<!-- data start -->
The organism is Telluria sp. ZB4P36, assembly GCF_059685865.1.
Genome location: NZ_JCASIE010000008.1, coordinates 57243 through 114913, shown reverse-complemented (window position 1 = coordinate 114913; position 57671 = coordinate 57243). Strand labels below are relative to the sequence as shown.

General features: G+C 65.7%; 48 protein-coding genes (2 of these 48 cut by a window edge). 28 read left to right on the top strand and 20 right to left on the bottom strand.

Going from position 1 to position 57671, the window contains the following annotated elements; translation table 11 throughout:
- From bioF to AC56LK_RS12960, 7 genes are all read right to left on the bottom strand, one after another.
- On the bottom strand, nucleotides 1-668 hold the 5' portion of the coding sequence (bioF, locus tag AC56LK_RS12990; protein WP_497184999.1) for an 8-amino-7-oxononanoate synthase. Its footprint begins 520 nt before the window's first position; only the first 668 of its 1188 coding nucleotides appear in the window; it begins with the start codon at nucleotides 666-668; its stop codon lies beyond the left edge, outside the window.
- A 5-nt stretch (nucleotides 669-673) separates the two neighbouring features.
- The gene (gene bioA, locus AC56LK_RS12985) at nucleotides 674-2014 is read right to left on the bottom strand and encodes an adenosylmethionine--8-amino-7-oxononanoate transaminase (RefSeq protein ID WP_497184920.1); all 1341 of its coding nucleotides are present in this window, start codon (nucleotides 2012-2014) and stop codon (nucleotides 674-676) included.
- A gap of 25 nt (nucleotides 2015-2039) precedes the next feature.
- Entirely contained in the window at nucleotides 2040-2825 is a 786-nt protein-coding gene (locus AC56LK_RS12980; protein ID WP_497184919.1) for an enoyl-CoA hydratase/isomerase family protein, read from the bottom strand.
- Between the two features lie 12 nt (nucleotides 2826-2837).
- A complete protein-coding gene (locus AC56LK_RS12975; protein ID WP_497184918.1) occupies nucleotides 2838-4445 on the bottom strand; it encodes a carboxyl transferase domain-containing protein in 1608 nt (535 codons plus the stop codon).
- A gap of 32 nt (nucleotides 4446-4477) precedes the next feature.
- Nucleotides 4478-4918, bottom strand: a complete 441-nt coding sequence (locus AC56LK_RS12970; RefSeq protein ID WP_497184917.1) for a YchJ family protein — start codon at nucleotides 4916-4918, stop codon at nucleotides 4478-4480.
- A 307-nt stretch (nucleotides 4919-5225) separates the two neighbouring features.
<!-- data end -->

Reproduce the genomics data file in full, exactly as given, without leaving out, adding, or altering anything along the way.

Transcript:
The organism is Telluria sp. ZB4P36, assembly GCF_059685865.1.
Genome location: NZ_JCASIE010000008.1, coordinates 57243 through 114913, shown reverse-complemented (window position 1 = coordinate 114913; position 57671 = coordinate 57243). Strand labels below are relative to the sequence as shown.

General features: G+C 65.7%; 48 protein-coding genes (2 of these 48 cut by a window edge). 28 read left to right on the top strand and 20 right to left on the bottom strand.

Going from position 1 to position 57671, the window contains the following annotated elements; translation table 11 throughout:
- From bioF to AC56LK_RS12960, 7 genes are all read right to left on the bottom strand, one after another.
- On the bottom strand, nucleotides 1-668 hold the 5' portion of the coding sequence (bioF, locus tag AC56LK_RS12990; protein WP_497184999.1) for an 8-amino-7-oxononanoate synthase. Its footprint begins 520 nt before the window's first position; only the first 668 of its 1188 coding nucleotides appear in the window; it begins with the start codon at nucleotides 666-668; its stop codon lies beyond the left edge, outside the window.
- A 5-nt stretch (nucleotides 669-673) separates the two neighbouring features.
- The gene (gene bioA, locus AC56LK_RS12985) at nucleotides 674-2014 is read right to left on the bottom strand and encodes an adenosylmethionine--8-amino-7-oxononanoate transaminase (RefSeq protein ID WP_497184920.1); all 1341 of its coding nucleotides are present in this window, start codon (nucleotides 2012-2014) and stop codon (nucleotides 674-676) included.
- A gap of 25 nt (nucleotides 2015-2039) precedes the next feature.
- Entirely contained in the window at nucleotides 2040-2825 is a 786-nt protein-coding gene (locus AC56LK_RS12980; protein ID WP_497184919.1) for an enoyl-CoA hydratase/isomerase family protein, read from the bottom strand.
- Between the two features lie 12 nt (nucleotides 2826-2837).
- A complete protein-coding gene (locus AC56LK_RS12975; protein ID WP_497184918.1) occupies nucleotides 2838-4445 on the bottom strand; it encodes a carboxyl transferase domain-containing protein in 1608 nt (535 codons plus the stop codon).
- A gap of 32 nt (nucleotides 4446-4477) precedes the next feature.
- Nucleotides 4478-4918, bottom strand: a complete 441-nt coding sequence (locus AC56LK_RS12970; RefSeq protein ID WP_497184917.1) for a YchJ family protein — start codon at nucleotides 4916-4918, stop codon at nucleotides 4478-4480.
- A 307-nt stretch (nucleotides 4919-5225) separates the two neighbouring features.